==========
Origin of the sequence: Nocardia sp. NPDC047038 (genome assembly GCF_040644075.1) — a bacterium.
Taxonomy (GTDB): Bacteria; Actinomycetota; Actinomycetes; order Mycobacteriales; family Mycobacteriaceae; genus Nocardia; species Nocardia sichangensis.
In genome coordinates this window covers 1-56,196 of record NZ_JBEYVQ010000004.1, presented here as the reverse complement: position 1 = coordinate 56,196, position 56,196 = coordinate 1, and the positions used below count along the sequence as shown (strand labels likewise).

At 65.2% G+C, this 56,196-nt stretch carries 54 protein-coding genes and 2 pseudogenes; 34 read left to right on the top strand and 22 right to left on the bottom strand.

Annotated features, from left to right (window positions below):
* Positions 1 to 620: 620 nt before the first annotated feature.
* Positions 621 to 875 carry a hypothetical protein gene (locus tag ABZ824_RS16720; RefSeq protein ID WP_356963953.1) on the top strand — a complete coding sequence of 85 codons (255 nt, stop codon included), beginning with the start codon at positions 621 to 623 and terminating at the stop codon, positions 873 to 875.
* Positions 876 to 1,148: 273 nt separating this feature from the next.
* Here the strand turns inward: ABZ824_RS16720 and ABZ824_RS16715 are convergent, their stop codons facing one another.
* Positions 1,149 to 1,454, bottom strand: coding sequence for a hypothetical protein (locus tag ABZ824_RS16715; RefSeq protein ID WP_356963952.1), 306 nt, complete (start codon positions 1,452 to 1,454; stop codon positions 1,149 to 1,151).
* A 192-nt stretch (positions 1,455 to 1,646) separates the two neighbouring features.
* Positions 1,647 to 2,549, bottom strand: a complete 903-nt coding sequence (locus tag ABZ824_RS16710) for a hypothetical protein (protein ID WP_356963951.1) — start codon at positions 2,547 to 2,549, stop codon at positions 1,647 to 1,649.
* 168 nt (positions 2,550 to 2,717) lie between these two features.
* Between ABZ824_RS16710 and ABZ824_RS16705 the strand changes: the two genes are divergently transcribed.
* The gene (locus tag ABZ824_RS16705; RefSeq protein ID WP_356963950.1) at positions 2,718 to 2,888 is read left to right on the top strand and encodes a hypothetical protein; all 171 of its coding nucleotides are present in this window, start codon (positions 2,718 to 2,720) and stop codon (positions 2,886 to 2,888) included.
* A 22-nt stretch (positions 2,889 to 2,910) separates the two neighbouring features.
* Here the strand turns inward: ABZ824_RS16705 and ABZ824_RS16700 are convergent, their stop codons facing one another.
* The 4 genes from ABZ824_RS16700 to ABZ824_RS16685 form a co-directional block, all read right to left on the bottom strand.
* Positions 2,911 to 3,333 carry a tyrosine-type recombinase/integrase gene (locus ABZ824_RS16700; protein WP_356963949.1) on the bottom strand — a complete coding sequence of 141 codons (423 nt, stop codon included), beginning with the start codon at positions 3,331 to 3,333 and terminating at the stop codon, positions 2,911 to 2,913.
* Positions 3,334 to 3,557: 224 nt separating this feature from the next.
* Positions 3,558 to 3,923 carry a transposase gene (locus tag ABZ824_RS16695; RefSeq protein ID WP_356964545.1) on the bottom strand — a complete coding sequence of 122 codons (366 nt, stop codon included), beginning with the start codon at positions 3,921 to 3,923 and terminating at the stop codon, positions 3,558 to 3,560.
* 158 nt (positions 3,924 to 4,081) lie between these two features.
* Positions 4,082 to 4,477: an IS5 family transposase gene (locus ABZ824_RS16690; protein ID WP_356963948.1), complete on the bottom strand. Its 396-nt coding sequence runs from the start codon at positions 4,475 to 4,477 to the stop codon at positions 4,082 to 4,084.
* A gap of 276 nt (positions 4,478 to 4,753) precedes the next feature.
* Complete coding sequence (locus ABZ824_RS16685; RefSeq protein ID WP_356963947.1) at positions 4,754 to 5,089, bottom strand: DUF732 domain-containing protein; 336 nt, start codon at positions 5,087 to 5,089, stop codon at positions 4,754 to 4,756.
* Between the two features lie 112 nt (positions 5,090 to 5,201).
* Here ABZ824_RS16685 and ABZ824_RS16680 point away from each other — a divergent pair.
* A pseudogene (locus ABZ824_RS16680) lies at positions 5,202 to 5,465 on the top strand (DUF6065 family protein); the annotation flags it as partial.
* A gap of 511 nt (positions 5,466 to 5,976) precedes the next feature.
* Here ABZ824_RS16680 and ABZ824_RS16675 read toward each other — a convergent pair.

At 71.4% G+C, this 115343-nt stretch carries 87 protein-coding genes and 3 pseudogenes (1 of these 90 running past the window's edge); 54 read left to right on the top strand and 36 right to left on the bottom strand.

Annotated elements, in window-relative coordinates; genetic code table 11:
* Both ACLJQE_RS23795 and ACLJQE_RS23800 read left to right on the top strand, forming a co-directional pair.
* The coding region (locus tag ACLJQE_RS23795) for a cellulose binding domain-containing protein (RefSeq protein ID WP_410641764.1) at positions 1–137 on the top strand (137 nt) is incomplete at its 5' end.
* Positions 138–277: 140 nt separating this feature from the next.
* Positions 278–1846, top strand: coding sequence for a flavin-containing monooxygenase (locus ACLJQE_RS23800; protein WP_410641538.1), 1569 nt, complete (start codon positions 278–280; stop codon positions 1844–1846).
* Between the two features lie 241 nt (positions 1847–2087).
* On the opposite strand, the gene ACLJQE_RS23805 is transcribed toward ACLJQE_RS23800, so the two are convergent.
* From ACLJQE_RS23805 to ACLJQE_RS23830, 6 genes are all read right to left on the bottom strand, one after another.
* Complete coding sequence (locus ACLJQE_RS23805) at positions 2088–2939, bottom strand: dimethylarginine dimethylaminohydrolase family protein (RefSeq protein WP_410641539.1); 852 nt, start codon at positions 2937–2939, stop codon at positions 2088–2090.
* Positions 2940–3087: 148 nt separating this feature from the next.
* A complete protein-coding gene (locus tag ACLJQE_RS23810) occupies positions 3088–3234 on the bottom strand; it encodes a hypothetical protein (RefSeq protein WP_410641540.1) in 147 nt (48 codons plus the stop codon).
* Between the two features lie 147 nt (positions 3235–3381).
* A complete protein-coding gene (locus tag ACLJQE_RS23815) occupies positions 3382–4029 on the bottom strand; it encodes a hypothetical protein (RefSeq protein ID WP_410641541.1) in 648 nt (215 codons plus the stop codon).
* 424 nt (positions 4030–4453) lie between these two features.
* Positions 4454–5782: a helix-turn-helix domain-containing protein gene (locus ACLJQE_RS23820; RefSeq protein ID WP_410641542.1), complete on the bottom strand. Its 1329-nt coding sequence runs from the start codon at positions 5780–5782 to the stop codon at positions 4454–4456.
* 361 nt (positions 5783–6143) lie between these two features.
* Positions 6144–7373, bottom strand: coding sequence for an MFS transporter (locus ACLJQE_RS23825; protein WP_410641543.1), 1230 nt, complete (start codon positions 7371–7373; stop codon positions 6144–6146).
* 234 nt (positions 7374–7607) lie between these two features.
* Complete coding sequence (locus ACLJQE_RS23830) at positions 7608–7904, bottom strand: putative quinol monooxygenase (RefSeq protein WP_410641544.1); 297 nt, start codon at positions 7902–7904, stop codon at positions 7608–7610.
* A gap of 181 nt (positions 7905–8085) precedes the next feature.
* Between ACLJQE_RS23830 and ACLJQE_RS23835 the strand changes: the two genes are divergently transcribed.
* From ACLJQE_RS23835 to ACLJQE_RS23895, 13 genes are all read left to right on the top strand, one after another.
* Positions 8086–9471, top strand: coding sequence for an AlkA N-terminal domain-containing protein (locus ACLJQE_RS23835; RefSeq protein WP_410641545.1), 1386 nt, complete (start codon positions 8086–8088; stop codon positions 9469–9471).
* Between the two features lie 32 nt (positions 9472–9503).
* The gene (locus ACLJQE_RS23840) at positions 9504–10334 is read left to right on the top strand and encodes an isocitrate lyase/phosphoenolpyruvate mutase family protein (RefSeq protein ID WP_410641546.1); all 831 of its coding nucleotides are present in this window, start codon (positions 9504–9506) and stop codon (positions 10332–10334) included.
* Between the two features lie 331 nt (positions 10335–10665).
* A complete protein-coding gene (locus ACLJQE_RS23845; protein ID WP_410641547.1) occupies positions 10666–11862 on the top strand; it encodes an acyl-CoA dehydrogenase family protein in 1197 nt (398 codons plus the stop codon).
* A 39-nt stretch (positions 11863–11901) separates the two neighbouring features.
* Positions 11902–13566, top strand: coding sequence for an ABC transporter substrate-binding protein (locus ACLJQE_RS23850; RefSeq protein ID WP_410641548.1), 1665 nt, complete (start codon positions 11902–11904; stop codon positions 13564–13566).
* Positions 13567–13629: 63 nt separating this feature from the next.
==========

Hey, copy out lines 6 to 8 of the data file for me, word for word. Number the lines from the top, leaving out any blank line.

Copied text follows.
* Positions 1 to 620: 620 nt before the first annotated feature.
* Positions 621 to 875 carry a hypothetical protein gene (locus tag ABZ824_RS16720; RefSeq protein ID WP_356963953.1) on the top strand — a complete coding sequence of 85 codons (255 nt, stop codon included), beginning with the start codon at positions 621 to 623 and terminating at the stop codon, positions 873 to 875.
* Positions 876 to 1,148: 273 nt separating this feature from the next.